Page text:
Gleeson is certainly serious about the business of acting: at one point, he embarks upon an impassioned harangue about how “disgusting” it was that less comment was passed on Fassbender’s performance in Shame than on the appearance of the actor’s penis in the film. But he’s also very funny – and so luxuriantly, chirpily foul-mouthed that, on a couple of occasions, I fancy I see the rather demure ladies lunching at a nearby table looking aghast, not least when he announces that the most important lesson he has learned as an actor is to remember that, even if you’re the star of a film, you’re always part of a team. Or as he puts it: “Don’t be a cunt, because you’re there every day, and you’ll make it miserable for everybody. The guy operating the boom isn’t allowed to turn up and just be a cunt, so why would you be allowed to do that?”
Still, his family has something of a history of causing consternation in this restaurant. It was here – “possibly in this very seat” – that his father made the fateful decision to watch his son’s writing and directorial debut, a 2009 short called What Will Survive of Us, unaware that this Todd Solondz-inspired work was largely concerned with the topic of anal sex. “He didn’t even put headphones on,” he recalls. “He just played the file I’d sent him. My younger brother was the lead. So he’s sat in here, watching a scene where my brother starts masturbating and screaming, ‘Take it up your arse, you fucking bitch.’ So yeah, that was good.” He sighs. “I just like things that are dark and about sex and also funny.”
Gleeson is modest to an almost pathological degree. At one point, he starts telling me that Denis Leary sent him a letter praising another short film he wrote and directed, 2010’s Noleen, but then he stops himself short, saying: “Sorry, I’ve gone off on a thing about how great I am.” Perhaps it’s all bound up with the fact that Gleeson knows people think he’s had something of a meteoric rise, aided by the fame of his father, who gave up teaching to become a full-time actor at 36, and enjoyed his breakthrough as Hamish in Braveheart four years later (12-year-old Domnhall’s pride was apparently tempered by mortification that the part required his father to show his buttocks).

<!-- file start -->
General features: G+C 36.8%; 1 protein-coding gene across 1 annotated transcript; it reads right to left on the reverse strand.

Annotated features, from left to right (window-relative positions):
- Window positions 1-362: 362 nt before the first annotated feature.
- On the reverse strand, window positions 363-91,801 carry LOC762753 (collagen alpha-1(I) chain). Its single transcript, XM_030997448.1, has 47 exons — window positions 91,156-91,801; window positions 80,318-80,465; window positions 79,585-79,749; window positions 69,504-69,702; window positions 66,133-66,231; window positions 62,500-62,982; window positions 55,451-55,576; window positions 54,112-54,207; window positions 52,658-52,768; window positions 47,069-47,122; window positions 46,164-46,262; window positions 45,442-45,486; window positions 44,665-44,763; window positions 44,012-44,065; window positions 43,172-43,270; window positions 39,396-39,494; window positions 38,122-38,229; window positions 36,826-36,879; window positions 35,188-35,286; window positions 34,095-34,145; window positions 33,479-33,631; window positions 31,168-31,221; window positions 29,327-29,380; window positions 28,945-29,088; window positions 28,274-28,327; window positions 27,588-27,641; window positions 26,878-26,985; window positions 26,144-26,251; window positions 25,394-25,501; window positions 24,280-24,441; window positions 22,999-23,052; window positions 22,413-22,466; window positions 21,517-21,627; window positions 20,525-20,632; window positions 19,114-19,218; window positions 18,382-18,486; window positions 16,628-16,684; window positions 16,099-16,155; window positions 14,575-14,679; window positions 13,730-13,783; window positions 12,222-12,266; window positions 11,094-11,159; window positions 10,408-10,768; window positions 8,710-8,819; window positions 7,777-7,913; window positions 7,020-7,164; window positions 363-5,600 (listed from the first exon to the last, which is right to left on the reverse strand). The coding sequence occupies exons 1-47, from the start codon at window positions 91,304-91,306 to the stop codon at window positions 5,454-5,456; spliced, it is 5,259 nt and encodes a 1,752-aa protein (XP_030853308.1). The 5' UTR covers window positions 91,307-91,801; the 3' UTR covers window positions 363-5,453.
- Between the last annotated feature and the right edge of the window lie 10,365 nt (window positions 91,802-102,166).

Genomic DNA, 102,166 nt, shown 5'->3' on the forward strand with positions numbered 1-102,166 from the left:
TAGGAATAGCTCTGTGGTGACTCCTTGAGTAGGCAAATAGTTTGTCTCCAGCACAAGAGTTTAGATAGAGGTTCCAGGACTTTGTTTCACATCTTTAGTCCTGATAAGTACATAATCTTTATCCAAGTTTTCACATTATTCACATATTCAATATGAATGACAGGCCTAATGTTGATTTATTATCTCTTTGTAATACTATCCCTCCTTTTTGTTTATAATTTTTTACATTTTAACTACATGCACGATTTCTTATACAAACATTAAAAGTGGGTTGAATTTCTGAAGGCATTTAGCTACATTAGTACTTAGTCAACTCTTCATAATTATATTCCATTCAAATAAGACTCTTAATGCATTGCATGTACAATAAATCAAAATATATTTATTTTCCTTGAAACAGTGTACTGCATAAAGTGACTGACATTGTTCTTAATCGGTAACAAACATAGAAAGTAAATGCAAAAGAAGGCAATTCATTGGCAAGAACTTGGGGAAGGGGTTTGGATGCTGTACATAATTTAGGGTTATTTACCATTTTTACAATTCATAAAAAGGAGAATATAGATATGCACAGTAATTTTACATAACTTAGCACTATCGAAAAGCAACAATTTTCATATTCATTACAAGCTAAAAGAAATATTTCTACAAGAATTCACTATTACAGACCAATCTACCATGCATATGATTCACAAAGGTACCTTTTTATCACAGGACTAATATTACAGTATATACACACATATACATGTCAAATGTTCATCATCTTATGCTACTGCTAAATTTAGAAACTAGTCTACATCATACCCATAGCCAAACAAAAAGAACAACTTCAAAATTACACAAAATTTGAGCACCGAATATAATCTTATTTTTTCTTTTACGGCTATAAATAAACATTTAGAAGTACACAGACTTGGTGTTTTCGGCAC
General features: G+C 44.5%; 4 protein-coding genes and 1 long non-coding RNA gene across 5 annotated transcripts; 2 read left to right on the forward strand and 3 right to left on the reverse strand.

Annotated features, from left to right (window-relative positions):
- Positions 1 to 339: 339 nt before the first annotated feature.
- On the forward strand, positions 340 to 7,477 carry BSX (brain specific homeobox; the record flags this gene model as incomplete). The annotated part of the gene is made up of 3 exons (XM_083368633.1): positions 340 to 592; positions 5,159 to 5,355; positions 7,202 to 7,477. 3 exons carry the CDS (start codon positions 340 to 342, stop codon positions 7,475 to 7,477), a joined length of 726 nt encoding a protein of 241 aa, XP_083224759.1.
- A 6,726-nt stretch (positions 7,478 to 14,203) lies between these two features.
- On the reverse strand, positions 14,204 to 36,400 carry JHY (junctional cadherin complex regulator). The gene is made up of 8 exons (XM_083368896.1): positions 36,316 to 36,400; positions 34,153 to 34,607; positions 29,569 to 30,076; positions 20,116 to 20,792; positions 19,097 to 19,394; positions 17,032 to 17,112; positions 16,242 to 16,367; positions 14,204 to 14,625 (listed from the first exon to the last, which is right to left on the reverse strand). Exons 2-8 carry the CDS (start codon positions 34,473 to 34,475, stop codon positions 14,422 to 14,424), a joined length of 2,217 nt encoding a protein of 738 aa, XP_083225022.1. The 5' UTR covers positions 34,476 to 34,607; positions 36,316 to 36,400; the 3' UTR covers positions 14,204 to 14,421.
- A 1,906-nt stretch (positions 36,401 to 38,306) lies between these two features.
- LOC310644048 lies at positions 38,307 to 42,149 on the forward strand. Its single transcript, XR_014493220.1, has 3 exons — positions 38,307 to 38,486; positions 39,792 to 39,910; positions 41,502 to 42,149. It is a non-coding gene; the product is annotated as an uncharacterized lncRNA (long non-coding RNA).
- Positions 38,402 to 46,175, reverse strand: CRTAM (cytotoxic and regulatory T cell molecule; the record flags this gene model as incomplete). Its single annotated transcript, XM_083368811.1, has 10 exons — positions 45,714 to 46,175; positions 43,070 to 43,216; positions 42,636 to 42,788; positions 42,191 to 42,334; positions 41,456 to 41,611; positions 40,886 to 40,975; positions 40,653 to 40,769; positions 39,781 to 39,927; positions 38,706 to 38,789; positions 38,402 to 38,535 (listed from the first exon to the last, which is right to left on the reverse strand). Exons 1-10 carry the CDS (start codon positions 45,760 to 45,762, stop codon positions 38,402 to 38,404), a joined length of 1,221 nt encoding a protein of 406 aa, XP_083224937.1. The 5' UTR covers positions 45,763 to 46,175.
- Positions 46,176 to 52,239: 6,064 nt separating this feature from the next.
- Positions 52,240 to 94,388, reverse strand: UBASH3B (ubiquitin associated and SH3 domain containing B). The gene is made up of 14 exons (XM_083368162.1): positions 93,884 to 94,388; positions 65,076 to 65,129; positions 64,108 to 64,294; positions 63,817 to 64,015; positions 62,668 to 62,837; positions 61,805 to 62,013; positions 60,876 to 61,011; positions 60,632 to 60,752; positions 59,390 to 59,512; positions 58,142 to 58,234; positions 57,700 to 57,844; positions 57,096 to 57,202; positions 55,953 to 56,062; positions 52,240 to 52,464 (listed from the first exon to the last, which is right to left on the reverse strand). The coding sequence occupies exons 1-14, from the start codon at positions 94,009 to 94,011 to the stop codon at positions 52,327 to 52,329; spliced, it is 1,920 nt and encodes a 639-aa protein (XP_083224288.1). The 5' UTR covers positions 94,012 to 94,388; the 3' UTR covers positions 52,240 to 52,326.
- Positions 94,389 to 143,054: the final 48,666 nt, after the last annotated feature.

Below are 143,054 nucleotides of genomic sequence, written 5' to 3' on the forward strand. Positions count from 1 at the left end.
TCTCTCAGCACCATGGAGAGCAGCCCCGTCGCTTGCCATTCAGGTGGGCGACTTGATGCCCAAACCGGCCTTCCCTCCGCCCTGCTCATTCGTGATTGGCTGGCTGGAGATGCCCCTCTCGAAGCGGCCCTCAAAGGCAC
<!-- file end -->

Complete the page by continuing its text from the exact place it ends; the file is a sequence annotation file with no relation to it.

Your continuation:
At 16, Gleeson was spotted by an agent after picking up an award on his dad’s behalf and improvising a speech on the spot. His first major role was in Martin McDonagh’s The Lieutenant of Inishmore, which ended up on Broadway and secured him a Tony nomination. But it’s hard not to think his insecurity might have more to do with what happened in the aftermath of his initial success. “I came back to Dublin from Broadway thinking, ‘Oh man, I’m a full-time actor and people will want me because I got nominated for a Tony.’ And there was just a wilderness. Nine or 10 months, not one job, not even a day here or there. I barely had an audition. I know I have it a lot easier than most, so there’s no point in pretending it was incredibly tough, but 10 months without work is difficult, and I didn’t like it.”
He’d watched his father fill in downtime by writing, so that’s what he did, coming up with his two shorts and sketches for an Irish TV comedy called Your Bad Self. He still writes, he says, “although the comedy I write is all dick jokes. I’m 30 and my sense of humour hasn’t changed since I was 19.” He had ambitions to write a full-length screenplay, but they’re on hold now that he’s been inundated with acting work – the news that he singlehandedly ruins almost everything he’s in having seemingly failed to reach the world’s directors.
He nods. “Enough people who I love, people like the Coen brothers, Lenny Abrahamson who directed Frank, Richard Curtis, enough of those people…” His voice trails off. “Oh, this will sound really big-headed,” he sighs before resuming. “Enough of those people have decided to work with me that I can’t be that shit.” He frowns. “Or maybe I am. The whole idea with acting is that you take some risks. And if you take some risks, you’re really going to mess up sometimes. But it’s not OK to mess up a movie, it’s not OK to do that just so you can improve as an actor. But film-making takes a little bit of risk in every department. So fuck it. Whatever.” He drains the last of his beer. “Fail again, fail better. And all that shit.”
© 2014 The Guardian | Written by Alexis Petridis | No copyright infringment intended.